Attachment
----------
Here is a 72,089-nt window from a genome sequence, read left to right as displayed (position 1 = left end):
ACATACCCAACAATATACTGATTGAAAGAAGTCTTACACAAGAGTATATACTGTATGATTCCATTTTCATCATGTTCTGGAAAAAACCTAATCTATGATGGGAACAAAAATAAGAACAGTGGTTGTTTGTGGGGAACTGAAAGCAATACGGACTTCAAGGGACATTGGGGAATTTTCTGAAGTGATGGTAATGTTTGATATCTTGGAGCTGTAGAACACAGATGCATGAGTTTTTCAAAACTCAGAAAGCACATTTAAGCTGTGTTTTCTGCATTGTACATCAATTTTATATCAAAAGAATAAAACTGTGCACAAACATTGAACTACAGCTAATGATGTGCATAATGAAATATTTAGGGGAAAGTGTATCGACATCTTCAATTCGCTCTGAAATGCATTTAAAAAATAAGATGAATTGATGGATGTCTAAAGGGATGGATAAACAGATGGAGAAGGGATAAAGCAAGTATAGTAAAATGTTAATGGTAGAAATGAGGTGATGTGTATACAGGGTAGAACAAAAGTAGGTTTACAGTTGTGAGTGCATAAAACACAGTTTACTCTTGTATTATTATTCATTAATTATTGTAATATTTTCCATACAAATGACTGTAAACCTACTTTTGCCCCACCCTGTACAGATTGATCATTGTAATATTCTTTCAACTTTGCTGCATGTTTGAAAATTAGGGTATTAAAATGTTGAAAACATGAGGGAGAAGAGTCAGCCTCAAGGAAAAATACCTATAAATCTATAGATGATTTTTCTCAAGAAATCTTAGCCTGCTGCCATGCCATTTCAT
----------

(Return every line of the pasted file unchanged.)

Here is a 72,089-nt window from a genome sequence, read left to right as displayed (position 1 = left end):
ACATACCCAACAATATACTGATTGAAAGAAGTCTTACACAAGAGTATATACTGTATGATTCCATTTTCATCATGTTCTGGAAAAAACCTAATCTATGATGGGAACAAAAATAAGAACAGTGGTTGTTTGTGGGGAACTGAAAGCAATACGGACTTCAAGGGACATTGGGGAATTTTCTGAAGTGATGGTAATGTTTGATATCTTGGAGCTGTAGAACACAGATGCATGAGTTTTTCAAAACTCAGAAAGCACATTTAAGCTGTGTTTTCTGCATTGTACATCAATTTTATATCAAAAGAATAAAACTGTGCACAAACATTGAACTACAGCTAATGATGTGCATAATGAAATATTTAGGGGAAAGTGTATCGACATCTTCAATTCGCTCTGAAATGCATTTAAAAAATAAGATGAATTGATGGATGTCTAAAGGGATGGATAAACAGATGGAGAAGGGATAAAGCAAGTATAGTAAAATGTTAATGGTAGAAATGAGGTGATGTGTATACAGGGTAGAACAAAAGTAGGTTTACAGTTGTGAGTGCATAAAACACAGTTTACTCTTGTATTATTATTCATTAATTATTGTAATATTTTCCATACAAATGACTGTAAACCTACTTTTGCCCCACCCTGTACAGATTGATCATTGTAATATTCTTTCAACTTTGCTGCATGTTTGAAAATTAGGGTATTAAAATGTTGAAAACATGAGGGAGAAGAGTCAGCCTCAAGGAAAAATACCTATAAATCTATAGATGATTTTTCTCAAGAAATCTTAGCCTGCTGCCATGCCATTTCAT